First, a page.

While companies who use contract manufacturers are typically the drivers for employing these solutions, contract manufacturers themselves can also benefit. By getting ahead of the problem, working closely with their customers and third party providers, as well as integrating into their customers’ ERP systems, contract manufacturers can mitigate variance as and when it arises, supporting and strengthening the customer relationship.

Elizabeth Arden, the global brand offering beauty products, skincare and perfumes, worked with us to track PPV, identify the root causes and manage the associated risks. To start with, the data received from Elizabeth Arden’s manufacturer was standardized, consolidated and cleansed. Then a variance calculation tool was used to compare purchase order prices to internal price standards. This was presented to the Elizabeth Arden team using an interactive dashboard, used to identify variance and generate reports at manufacturing unit and business segment level.

Since this engagement began, the Elizabeth Arden procurement team has been able to:

  • Proactively Monitor and Control Purchase Orders: With detailed information on order compliance, the team can act on variances that would otherwise grow into significant dollars over the course of the year.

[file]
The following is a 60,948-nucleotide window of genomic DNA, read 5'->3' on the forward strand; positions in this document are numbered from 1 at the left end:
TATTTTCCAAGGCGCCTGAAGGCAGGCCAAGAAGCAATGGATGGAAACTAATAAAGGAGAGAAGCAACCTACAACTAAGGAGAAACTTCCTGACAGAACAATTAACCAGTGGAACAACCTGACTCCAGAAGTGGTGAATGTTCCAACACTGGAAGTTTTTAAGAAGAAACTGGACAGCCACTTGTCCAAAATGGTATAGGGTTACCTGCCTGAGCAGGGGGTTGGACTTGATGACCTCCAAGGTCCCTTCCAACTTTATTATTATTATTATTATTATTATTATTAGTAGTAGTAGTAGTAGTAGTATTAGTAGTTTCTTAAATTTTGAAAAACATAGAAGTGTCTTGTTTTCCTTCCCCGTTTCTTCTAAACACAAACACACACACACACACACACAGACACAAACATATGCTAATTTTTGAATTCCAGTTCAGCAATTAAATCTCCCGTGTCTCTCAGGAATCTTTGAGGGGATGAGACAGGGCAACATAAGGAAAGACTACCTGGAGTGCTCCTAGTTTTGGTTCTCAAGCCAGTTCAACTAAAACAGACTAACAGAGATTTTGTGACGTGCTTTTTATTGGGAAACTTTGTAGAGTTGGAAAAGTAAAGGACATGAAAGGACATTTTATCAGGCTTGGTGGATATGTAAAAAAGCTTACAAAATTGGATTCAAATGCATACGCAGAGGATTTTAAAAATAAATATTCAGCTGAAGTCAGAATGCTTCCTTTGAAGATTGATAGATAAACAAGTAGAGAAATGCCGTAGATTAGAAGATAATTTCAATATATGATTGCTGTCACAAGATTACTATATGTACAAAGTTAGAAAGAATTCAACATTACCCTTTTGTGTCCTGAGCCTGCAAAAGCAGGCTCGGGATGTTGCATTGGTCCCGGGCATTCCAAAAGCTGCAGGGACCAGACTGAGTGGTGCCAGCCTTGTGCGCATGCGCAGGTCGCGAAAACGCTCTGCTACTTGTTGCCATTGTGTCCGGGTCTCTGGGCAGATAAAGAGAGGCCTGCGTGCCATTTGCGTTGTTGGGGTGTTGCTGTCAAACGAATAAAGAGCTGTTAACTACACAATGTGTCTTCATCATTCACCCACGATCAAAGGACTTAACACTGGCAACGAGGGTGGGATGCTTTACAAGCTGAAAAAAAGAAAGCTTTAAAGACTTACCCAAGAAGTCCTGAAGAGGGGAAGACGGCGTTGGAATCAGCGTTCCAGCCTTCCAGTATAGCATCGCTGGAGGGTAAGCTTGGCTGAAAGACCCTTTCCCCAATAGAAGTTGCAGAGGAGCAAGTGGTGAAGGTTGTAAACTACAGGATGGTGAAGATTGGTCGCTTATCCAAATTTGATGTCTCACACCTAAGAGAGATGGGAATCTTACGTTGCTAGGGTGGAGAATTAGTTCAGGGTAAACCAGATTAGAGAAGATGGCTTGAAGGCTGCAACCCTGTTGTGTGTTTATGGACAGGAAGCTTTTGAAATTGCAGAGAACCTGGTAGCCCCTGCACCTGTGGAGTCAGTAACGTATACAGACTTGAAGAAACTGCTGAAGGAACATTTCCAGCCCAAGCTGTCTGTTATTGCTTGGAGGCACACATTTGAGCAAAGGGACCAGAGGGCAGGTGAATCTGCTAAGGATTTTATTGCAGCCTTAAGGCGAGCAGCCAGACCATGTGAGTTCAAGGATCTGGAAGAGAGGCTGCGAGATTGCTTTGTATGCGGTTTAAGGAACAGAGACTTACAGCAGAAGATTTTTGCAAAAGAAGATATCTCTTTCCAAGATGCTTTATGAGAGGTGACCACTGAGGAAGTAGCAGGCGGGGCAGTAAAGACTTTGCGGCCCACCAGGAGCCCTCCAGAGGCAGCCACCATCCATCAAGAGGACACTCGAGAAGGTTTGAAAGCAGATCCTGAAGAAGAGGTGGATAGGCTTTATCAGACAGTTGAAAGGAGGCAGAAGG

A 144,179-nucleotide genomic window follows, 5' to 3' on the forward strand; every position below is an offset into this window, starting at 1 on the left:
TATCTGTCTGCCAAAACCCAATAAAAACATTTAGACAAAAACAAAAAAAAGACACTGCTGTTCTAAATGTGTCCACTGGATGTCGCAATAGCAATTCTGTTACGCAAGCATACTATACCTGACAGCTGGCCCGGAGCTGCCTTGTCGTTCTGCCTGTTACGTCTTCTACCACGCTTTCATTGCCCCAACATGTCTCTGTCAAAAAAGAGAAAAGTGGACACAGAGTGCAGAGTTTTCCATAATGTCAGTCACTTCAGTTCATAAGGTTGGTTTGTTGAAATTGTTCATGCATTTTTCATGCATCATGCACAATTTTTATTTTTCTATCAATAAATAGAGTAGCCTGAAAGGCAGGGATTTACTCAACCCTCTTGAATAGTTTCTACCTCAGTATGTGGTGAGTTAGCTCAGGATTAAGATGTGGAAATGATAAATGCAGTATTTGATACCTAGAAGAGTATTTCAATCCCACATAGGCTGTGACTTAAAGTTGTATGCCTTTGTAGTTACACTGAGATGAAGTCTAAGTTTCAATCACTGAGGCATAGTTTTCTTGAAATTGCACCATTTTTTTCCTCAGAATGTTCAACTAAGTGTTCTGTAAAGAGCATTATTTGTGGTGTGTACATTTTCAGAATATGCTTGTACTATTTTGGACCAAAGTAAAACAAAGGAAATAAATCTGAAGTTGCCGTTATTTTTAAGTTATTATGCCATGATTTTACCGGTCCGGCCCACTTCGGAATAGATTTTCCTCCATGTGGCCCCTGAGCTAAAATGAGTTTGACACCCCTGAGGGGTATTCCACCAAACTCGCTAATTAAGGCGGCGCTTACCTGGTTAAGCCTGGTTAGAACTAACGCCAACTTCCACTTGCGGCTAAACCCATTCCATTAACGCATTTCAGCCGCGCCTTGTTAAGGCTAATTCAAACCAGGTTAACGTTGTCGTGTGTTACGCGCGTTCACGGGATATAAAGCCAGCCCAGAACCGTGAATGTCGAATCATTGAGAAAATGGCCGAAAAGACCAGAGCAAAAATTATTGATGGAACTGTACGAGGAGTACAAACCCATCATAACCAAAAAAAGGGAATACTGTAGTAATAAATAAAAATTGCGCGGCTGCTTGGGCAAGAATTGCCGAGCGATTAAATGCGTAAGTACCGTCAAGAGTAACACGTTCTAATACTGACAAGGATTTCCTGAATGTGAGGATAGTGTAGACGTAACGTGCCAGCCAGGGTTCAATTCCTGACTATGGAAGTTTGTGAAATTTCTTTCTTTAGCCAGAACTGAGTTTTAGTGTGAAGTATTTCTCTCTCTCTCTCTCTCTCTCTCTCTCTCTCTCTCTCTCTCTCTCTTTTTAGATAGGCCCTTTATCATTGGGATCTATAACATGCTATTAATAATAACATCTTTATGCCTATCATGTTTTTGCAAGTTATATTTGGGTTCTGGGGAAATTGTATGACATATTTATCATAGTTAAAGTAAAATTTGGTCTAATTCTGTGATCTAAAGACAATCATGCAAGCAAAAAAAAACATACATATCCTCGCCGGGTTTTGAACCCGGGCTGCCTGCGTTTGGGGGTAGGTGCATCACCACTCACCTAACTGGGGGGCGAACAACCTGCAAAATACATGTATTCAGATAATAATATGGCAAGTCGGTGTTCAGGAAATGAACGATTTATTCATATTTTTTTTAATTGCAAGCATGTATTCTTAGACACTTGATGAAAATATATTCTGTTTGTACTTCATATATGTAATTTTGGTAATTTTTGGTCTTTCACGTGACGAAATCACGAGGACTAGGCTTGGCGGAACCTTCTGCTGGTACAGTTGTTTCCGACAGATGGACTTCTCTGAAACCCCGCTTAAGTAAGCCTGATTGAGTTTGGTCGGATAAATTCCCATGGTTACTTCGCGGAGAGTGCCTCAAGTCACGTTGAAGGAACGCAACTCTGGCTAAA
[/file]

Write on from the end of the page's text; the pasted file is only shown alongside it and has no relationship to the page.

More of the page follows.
• Improve Predictive Cost: The first compliance report prior to leveraging this solution, showed 18 percent accuracy, meaning 82 percent of the purchases resulted in some variance to the master data/parameters expected versus what was transacted. Since leveraging this solution, accuracy has increased three fold, greatly reducing the volume of rework and reconciliation.  
  • Expect Cleaner, More Accurate Data Over Time: Elizabeth Arden and its turnkey manufacturers can start out next year with new standards and more accurate purchasing master data that they can use to better predict and affect cost of goods sold.

We are now working with Elizabeth Arden and its network of contract manufacturers on improved inventory planning, focusing on reduced inventory costs and improving cash flow.

Given the complexity of contract, coupled with legacy systems and process issues, it can be difficult for companies to deal with PPV effectively. However, by gaining visibility into the supply chain, there are many cost and cash flow benefits that can be accrued. If the task seems daunting due to the complexity or scale of the business, there are third party providers who can support and help companies get PPV back under control.

Omer Abdullah is Managing Director at The Smart Cube.